FBI claims only bought access to Pegasus for 'evaluation'
The FBI claims it only purchased Pegasus to test it and evaluate it rather than use it against its own citizens or other targets abroad despite its precedents.
The FBI has confirmed to The Guardian that it had obtained access to the controversial spyware that put the Israeli occupation under fire, Pegasus, in 2019, claiming that the purpose of such purchase was only to test the product and evaluate it.
The agency purchased a limited license to "stay abreast of emerging technologies and tradecraft," the FBI told the British newspaper.
"There was no operational use in support of any investigation, the FBI procured a limited license for product testing and evaluation only," the statement read.
The Israeli NSO group had been the focal point of a scandal that exposed the usage of its spyware to spy on the phones of about 50,000 targets that included many prominent politicians, businessmen, activists, journalists, and opposition figures around the world.
In December, another scandal emerged, which said the iOS devices of 11 US State Department employees were subjected to an attack by spyware developed by the Israeli NSO Group.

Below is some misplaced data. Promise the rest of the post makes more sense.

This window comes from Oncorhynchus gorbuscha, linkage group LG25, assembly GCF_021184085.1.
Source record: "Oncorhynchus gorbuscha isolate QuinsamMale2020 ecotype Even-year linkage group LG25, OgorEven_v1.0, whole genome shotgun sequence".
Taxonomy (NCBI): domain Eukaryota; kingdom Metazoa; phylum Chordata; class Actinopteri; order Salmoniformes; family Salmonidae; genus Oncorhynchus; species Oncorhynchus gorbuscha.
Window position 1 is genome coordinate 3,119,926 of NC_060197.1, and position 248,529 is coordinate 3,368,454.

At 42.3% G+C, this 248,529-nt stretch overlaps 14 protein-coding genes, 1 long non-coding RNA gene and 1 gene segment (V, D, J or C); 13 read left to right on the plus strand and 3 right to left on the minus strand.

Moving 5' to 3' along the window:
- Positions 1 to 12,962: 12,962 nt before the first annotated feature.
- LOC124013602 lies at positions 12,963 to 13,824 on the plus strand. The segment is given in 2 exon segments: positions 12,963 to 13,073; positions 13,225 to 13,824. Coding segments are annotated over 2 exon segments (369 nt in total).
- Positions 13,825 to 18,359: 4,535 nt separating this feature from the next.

The targets were either based in Uganda or focused on matters concerning Kampala.
Ahead of the discovery, the United States placed "Israel's" spyware maker NSO Group, the corporation behind the notorious Pegasus, on its list of restricted companies.
However, after it was made public that the firm was used to spy on US diplomats, several US lawmakers asked the departments of treasury and treasury to sanction the Israeli NSO Group and multiple other foreign surveillance companies.
The atrocities committed using the Pegasus spyware were so bad that even the Israeli police, which is notorious for its constant violations of human rights in occupied Palestine, said the spyware had been used illegally.